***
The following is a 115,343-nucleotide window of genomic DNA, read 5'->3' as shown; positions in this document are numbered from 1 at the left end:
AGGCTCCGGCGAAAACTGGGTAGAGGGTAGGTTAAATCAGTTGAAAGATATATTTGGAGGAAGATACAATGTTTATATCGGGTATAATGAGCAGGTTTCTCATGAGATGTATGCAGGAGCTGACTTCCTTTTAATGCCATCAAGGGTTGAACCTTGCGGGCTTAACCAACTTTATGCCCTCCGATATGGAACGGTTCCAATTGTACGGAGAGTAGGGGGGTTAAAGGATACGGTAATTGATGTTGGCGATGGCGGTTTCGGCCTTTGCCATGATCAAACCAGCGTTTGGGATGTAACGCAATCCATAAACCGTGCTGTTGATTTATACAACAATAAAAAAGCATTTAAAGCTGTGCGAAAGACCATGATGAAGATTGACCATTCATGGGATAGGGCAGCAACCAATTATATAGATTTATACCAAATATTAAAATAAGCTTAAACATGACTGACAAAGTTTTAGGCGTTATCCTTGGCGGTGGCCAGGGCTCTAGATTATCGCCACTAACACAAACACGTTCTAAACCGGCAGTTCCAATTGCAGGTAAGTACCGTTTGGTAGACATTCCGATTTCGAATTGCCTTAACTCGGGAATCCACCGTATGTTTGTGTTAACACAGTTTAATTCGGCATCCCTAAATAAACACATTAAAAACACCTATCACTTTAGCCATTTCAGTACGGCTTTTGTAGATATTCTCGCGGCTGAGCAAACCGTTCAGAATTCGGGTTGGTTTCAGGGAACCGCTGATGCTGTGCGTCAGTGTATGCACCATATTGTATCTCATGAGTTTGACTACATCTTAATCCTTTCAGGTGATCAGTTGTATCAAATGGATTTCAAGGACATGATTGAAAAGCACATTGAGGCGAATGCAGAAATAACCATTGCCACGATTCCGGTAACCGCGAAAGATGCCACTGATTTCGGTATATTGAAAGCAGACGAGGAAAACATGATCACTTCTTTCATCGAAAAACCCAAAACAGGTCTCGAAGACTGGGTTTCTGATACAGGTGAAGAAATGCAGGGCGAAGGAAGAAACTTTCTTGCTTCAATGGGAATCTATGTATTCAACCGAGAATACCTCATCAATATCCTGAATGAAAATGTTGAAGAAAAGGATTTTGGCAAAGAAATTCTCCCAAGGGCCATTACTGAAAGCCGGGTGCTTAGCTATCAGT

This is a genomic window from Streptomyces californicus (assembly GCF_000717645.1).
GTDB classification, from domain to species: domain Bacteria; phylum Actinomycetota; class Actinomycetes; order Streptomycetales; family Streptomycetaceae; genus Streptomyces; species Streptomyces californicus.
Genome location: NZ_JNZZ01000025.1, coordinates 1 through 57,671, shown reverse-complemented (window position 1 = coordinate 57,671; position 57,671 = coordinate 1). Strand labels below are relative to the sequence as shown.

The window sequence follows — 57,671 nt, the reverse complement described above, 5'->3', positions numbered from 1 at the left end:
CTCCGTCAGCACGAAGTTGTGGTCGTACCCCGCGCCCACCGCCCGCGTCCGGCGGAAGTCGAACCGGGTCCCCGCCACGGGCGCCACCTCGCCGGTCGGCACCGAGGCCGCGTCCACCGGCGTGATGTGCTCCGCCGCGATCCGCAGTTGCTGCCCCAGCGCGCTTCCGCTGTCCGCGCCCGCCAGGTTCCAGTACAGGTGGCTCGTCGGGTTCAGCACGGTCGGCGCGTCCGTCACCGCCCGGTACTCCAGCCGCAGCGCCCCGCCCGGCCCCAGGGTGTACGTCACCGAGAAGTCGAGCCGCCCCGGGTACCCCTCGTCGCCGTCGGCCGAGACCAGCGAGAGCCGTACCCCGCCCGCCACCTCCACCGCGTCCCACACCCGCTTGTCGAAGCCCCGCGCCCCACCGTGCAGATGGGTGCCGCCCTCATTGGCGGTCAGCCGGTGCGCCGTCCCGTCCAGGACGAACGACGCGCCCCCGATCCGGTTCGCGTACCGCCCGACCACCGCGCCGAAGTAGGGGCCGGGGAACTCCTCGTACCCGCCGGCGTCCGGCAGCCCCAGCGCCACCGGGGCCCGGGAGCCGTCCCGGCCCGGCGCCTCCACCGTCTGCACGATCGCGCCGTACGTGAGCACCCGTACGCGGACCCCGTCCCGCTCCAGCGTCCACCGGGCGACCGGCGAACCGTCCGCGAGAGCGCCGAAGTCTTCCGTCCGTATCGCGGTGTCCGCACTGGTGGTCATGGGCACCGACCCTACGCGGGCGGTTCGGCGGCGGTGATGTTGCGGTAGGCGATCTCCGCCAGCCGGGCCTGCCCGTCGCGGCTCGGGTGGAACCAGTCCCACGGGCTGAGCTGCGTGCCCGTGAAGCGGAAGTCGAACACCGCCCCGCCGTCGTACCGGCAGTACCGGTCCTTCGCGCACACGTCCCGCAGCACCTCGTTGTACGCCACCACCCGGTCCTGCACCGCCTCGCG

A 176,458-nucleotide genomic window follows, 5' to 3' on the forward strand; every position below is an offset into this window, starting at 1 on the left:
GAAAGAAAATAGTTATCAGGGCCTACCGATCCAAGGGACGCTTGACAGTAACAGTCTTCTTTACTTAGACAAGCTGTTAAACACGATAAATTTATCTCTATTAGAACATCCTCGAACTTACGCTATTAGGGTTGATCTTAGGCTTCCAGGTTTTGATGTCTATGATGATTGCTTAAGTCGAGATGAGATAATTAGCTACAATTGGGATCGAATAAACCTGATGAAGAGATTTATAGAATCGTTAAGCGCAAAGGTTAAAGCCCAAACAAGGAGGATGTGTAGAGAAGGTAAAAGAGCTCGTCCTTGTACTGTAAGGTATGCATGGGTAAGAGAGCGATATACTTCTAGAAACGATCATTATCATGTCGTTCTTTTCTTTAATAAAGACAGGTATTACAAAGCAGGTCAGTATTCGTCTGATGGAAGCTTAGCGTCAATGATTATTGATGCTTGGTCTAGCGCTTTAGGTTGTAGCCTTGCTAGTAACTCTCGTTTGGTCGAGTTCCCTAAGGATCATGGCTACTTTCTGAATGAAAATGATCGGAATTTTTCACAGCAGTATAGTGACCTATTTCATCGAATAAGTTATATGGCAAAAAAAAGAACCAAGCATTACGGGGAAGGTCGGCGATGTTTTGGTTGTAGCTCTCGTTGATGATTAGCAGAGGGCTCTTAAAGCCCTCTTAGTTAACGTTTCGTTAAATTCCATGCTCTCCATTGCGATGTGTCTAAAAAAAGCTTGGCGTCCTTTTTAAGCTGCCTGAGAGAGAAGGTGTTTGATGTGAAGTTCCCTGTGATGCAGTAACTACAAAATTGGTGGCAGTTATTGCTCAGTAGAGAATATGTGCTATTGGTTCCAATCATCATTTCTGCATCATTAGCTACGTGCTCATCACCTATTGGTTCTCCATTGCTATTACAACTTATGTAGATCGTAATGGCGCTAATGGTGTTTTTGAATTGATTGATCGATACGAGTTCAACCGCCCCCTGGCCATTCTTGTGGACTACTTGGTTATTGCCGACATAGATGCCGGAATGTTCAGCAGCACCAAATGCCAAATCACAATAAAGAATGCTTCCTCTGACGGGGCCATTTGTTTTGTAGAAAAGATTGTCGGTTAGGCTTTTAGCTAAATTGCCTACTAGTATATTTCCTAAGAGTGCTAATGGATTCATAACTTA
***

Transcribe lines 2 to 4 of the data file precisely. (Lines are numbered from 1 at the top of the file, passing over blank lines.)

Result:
AGGCTCCGGCGAAAACTGGGTAGAGGGTAGGTTAAATCAGTTGAAAGATATATTTGGAGGAAGATACAATGTTTATATCGGGTATAATGAGCAGGTTTCTCATGAGATGTATGCAGGAGCTGACTTCCTTTTAATGCCATCAAGGGTTGAACCTTGCGGGCTTAACCAACTTTATGCCCTCCGATATGGAACGGTTCCAATTGTACGGAGAGTAGGGGGGTTAAAGGATACGGTAATTGATGTTGGCGATGGCGGTTTCGGCCTTTGCCATGATCAAACCAGCGTTTGGGATGTAACGCAATCCATAAACCGTGCTGTTGATTTATACAACAATAAAAAAGCATTTAAAGCTGTGCGAAAGACCATGATGAAGATTGACCATTCATGGGATAGGGCAGCAACCAATTATATAGATTTATACCAAATATTAAAATAAGCTTAAACATGACTGACAAAGTTTTAGGCGTTATCCTTGGCGGTGGCCAGGGCTCTAGATTATCGCCACTAACACAAACACGTTCTAAACCGGCAGTTCCAATTGCAGGTAAGTACCGTTTGGTAGACATTCCGATTTCGAATTGCCTTAACTCGGGAATCCACCGTATGTTTGTGTTAACACAGTTTAATTCGGCATCCCTAAATAAACACATTAAAAACACCTATCACTTTAGCCATTTCAGTACGGCTTTTGTAGATATTCTCGCGGCTGAGCAAACCGTTCAGAATTCGGGTTGGTTTCAGGGAACCGCTGATGCTGTGCGTCAGTGTATGCACCATATTGTATCTCATGAGTTTGACTACATCTTAATCCTTTCAGGTGATCAGTTGTATCAAATGGATTTCAAGGACATGATTGAAAAGCACATTGAGGCGAATGCAGAAATAACCATTGCCACGATTCCGGTAACCGCGAAAGATGCCACTGATTTCGGTATATTGAAAGCAGACGAGGAAAACATGATCACTTCTTTCATCGAAAAACCCAAAACAGGTCTCGAAGACTGGGTTTCTGATACAGGTGAAGAAATGCAGGGCGAAGGAAGAAACTTTCTTGCTTCAATGGGAATCTATGTATTCAACCGAGAATACCTCATCAATATCCTGAATGAAAATGTTGAAGAAAAGGATTTTGGCAAAGAAATTCTCCCAAGGGCCATTACTGAAAGCCGGGTGCTTAGCTATCAGT

This is a genomic window from Streptomyces californicus (assembly GCF_000717645.1).
GTDB classification, from domain to species: domain Bacteria; phylum Actinomycetota; class Actinomycetes; order Streptomycetales; family Streptomycetaceae; genus Streptomyces; species Streptomyces californicus.